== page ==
Adraka (Zingiber Officinale), Agar Agar (Gelidium Amansii), Ajamoda (Carum Roxburghianum), Ajwain (Trachyspermum Ammi), Aloevera (Aloe Barbadensis), Alsi (Linum Usitatissimum), Amaltaas (Cassia Fistula), Amla (Emblica Officinalis), Amrapandhi haridra (Curcuma Amada) , Ananthamoola (Hemidesmus Indicus), Apamarg (Achyranthes Aspera), Arand Beej (Ricinus Communis), Arjun (Terminalia Arjuna), Ashoka (Saraca Indica), Ashwagandha (Withania Somnifera), Atibala         (Abutilon Indicum), Babool Gond (Acaia Arabica), Bael / Belpatre (Aegle Marmelos), Bahera (Terminalia Bellirica), Bansa (Adhatoda Vasica), Bavding (Embelia Ribes), Bharangi (Clerodendrum Serratum), Bhringaraj (Eclipta Alba), Bhuiamla (Phyllanthus Niruri), Bhutrina (Cymbopogon Citrastus), Bola (Commiphora Myrrha), Brahmi (Herpestis Monniera), Chandrashoor (Lepidium Sativum), Chameli (Jasminum Officinale), Chirayta (Swertia Chirata), Chirongi Oil (Buchanania Latifolia), Chitra (Plumbago Zeylanica), Dadima Beej (Punica Granatum), Dalchini  (Cinnamomum Zeylanicum), Daruhaldi (Berberis Aristate), Devdaru (Cedrus Deodara), Dhataki (Woodfordia Fruticosa), Draksha (Vitis Vinifera), Gairik (Ochre), Gajar (Daucus Carota), Gali Pan / Paan (Betel Pepper), Gandhpura Oil (Gaultheria Fragrantissima), Garlic Shuddha (Allium Sativum), Goat Milk, Wheat Grass Oil (Triticum Sativum), Gokharu (Tribulus Terrestris), Gorakhganja (Aerva Lanata), Gudmar (Gymnema Sylvestre), Guduchi (Tinosora Cordifolia), Gulab (Rosa Centifolia), Gular (Ficus Glomerata Roxb.), Hadjod (Cissus Quadranglaris), Haldi (Curcuma Longa), Hansraj  (Adiantum Lunulatum), Harad (Terminalia Chebula), Harshingar (Nyctanthes Arbor-Tristis), Hingu (Ferula Ashafoetida), Honey, Indrajaw (Holarrhena Antidysenterica), Ispaghul Husk (Plantago Ovata), Jaiphal (Myristica Fragrans), Jamun (Eugenia Jambolana), Jarul (Lagerstroemia Flos-Reginae Retz), Jatamansi (Nardostachys Jatamansi), Java Kushum (Hibiscus Rosasinensis), Jeera (Cuminum Cyminum), Jyotishmati (Celastrus Paniculatus), Kakarsingi (Pistacia Integerrima), Kali Mirach (Piper Nigrum), Kallaungi (Nigella Sativa), Kalmegh (Andrographis Peniculata), Kantkari (Solanum Xanthocarpum), Kapoor (Cinnamomum Camphora), Kapoor Tulsi (Ocimum Americanum), Karanja (Pongamia Glabra), Karela (Momordica Charantia), Kasni (Cichorium Intybus), Kaunch Beej (Mucuna Pruriens), Khadir (Acacia Catechu), Khatmi (Althaea Officinalis), Kiwi (Actinidia Deliciosa), Kulattha (Dolichos Biflorus), Kumkum/Kesar (Crocus Sativas), Kuth (Saussurea Costus), Kutki (Picrorhiza Kurroa), Lajjalu Mool (Mimosa Pudica), Laksha (Laccifer Lacca), Lal Chandan (Pterocarpus Santalinus), Lata Karanj (Caesalpinia Bonducella Fleming), Lavang (Caryophyllus Aromaticus), Lodhra (Symplocos Racemosa), Makoy (Solanum Nigrum), Manjishtha (Rubia Cordifolia), Mehandi Pan (Lawsonia Alba), Methi (Trigonella Foenum-Graecum), Mooli (Raphanus Sativus), Mulethi (Glycyrrhiza Glabra), Mundi (Sphaeranthus Indicus), Mustaka (Cyperus Rotundus), Nagar Moth (Cyperus Scariosus), Nagbala (Sida Veronicaefolia), Nagkesar (Mesua Ferrea), Naryan/Coconut Oil (Cocos Nucifera) , Neem (Azadirachta Indica), Nilgiri Oil (Eucalyptus Glabulus), Nimbu (Citrus Limon), Nirgundi (Vitex Negundo), Nisoth (Ipomoea Turpethum), Oyester Shell, Padmaka (Prunus Puddum), Palash (Butea Frondosa), Papaya (Carica Papaya), Pashanh Bedh (Coleus Aromaticus), Pipal (Ficus Religiosa), Pipli (Piper Longum), Pitpara (Fumaria Officinalis), Pudina (Mentha Piperata), Punarnava (Boerhaavia Diffusa), Pushkar Mool (Inula Racemosa), Rama Tulsi (Ocimum Gratissimum), Rasana (Pluchea Lanceolata), Revand Chini (Rheum Emodi), Roheda (Tecomella Undulata), Rosary Tulsi (Ocimum Canum), Saindhav Lavan (Chloride of Sodium), Salaki (Boswellia Serrata), Sanay (Cassia Angustifolia), Saunf (Foeniculum Vulgare), Sevam (Pyrus Malus), Shankpushpi (Convolvulus Pluricaulis), Sharpunkha (Tephrosia Purpurea), Shatavari (Asparagus Racemosus), Shetal Chini (Piper Cubeba), Shigru (Moringa Pterygosperma), Shudh Kuchla (Strychnos Nux Vomica Linn), Shyama Tulsi (Ocimum Tenuiflorum), Shyonak (Oroxylum Indicum), Siras (Albizzia Lebbeck Benth), Somlata (Ephedra Vulgaris), Soya Been Oil (Glycine Max), St John's Wort Ext. (Hypericum Perforatum), Sudh Guggul (Balsamodendron Mukul), Sudh Shilajeet (Asphaltum Punjabinum),  Sukshmela (Elettaria Cardamomum), Suranjan Siri (Colchicum Luteum), Svet Chandan (Santalum Album), Svet Moosali (Asparagus Adscenden), Tagar (Valeriana Wallichii), Tejpatra (Cinnamomum Tamala), Terpentine Oil (Pinus Palustris), Til Oil (Sesamum Indicum), Tulsi (Ocimum Sanctum), Ulathkamal (Ambroma Augusta), Vach (Acorus Calamus), Vidari (Pueraria Tuberosa), Van Tulsi (Ocimum Basilicum), Varuna (Crataeva Nurvala), Vijaysaar (Pterocarpus Marsupium), Zoofa (Hyssopus Officinalis)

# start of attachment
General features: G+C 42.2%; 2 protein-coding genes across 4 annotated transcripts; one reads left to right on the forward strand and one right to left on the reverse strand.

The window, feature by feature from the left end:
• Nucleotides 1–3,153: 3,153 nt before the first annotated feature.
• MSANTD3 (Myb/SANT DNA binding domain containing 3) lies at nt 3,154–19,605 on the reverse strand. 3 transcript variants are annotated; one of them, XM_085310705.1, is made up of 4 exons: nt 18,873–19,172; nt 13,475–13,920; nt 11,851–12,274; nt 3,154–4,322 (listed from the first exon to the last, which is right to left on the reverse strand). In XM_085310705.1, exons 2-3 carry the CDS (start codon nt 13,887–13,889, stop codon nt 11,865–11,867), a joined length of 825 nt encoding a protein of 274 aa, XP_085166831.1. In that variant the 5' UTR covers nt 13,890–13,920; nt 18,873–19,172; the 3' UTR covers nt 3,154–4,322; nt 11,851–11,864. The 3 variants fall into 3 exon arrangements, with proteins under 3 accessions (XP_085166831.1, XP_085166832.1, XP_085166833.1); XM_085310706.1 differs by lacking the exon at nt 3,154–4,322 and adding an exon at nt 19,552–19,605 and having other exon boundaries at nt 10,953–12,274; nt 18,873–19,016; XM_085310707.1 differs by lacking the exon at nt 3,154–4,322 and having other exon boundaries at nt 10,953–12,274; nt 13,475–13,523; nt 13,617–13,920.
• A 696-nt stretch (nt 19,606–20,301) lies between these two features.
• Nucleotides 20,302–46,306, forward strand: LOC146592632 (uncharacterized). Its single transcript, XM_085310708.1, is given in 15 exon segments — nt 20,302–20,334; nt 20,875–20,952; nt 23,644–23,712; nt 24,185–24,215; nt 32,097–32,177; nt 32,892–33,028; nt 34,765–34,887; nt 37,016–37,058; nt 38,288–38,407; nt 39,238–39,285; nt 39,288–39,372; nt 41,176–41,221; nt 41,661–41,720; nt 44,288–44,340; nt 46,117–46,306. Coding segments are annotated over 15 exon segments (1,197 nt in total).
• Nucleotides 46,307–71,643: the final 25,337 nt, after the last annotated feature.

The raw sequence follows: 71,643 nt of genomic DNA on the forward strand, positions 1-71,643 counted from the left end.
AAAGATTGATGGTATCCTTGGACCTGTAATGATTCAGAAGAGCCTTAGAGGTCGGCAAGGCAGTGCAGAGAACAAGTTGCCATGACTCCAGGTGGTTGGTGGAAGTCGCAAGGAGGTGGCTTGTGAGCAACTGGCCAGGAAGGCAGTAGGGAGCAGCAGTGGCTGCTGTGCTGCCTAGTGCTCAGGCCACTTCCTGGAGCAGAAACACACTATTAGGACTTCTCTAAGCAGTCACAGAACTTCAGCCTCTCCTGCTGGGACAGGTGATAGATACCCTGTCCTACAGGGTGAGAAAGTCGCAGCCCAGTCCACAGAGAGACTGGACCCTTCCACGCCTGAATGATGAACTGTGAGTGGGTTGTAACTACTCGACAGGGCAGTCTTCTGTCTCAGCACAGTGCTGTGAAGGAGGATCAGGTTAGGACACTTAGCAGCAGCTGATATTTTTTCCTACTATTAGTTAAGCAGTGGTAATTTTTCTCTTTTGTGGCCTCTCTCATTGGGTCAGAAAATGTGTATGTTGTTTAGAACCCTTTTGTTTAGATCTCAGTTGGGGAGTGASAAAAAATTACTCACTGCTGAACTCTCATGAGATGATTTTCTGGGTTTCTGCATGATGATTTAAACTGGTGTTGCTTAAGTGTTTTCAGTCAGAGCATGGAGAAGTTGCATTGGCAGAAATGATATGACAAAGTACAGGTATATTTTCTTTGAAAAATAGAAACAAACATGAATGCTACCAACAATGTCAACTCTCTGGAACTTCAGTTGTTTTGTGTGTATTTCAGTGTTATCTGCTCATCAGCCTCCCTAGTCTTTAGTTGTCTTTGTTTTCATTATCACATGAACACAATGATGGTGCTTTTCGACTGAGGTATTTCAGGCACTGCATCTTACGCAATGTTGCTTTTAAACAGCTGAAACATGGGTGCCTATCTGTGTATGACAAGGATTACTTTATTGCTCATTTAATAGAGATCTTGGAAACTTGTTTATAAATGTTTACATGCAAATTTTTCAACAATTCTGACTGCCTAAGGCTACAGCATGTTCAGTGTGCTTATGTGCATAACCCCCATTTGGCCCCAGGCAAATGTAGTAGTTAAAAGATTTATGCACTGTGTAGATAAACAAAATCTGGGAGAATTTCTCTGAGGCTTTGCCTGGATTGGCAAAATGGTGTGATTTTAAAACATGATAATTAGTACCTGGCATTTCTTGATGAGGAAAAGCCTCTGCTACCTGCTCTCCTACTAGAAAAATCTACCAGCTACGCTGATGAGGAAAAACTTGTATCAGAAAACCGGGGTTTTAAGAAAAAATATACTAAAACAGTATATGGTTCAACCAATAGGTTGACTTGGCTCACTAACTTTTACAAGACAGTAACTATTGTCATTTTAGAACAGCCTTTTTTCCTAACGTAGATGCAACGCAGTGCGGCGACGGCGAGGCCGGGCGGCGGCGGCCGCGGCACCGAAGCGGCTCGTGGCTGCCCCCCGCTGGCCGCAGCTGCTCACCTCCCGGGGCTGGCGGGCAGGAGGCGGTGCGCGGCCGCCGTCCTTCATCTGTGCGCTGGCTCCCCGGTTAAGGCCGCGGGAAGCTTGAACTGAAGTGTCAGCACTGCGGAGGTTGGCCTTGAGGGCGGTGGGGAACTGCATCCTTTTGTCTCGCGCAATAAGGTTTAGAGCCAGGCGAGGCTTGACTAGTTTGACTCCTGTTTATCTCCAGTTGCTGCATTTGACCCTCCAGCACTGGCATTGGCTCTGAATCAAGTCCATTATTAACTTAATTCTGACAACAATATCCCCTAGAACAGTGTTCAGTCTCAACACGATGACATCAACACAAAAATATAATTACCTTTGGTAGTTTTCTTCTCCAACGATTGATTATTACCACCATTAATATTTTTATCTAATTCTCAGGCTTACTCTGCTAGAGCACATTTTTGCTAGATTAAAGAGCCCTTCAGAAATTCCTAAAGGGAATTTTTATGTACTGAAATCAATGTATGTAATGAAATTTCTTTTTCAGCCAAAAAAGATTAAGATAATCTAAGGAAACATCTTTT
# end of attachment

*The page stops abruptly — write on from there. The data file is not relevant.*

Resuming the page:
The information provided here is for informational purposes only and should not replace professional medical advice. Always consult a qualified healthcare practitioner for personalized guidance.